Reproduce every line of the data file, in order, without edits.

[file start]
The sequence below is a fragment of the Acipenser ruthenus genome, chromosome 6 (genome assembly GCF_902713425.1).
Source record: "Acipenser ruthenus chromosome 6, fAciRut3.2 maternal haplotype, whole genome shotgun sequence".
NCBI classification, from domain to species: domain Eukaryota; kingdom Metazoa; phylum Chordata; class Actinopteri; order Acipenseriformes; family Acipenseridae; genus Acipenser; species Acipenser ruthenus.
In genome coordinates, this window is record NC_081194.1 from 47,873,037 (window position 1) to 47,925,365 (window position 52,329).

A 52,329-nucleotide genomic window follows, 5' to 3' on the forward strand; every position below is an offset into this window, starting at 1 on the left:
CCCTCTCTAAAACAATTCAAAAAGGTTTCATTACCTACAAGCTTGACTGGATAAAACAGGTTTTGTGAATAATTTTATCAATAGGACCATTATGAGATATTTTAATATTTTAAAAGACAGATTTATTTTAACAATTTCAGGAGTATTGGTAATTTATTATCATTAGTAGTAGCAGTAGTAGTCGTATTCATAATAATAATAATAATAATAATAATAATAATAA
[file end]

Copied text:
The sequence below is a fragment of the Acipenser ruthenus genome, chromosome 6 (genome assembly GCF_902713425.1).
Source record: "Acipenser ruthenus chromosome 6, fAciRut3.2 maternal haplotype, whole genome shotgun sequence".
NCBI classification, from domain to species: domain Eukaryota; kingdom Metazoa; phylum Chordata; class Actinopteri; order Acipenseriformes; family Acipenseridae; genus Acipenser; species Acipenser ruthenus.
In genome coordinates, this window is record NC_081194.1 from 47,873,037 (window position 1) to 47,925,365 (window position 52,329).

A 52,329-nucleotide genomic window follows, 5' to 3' on the forward strand; every position below is an offset into this window, starting at 1 on the left:
CCCTCTCTAAAACAATTCAAAAAGGTTTCATTACCTACAAGCTTGACTGGATAAAACAGGTTTTGTGAATAATTTTATCAATAGGACCATTATGAGATATTTTAATATTTTAAAAGACAGATTTATTTTAACAATTTCAGGAGTATTGGTAATTTATTATCATTAGTAGTAGCAGTAGTAGTCGTATTCATAATAATAATAATAATAATAATAATAATAATAA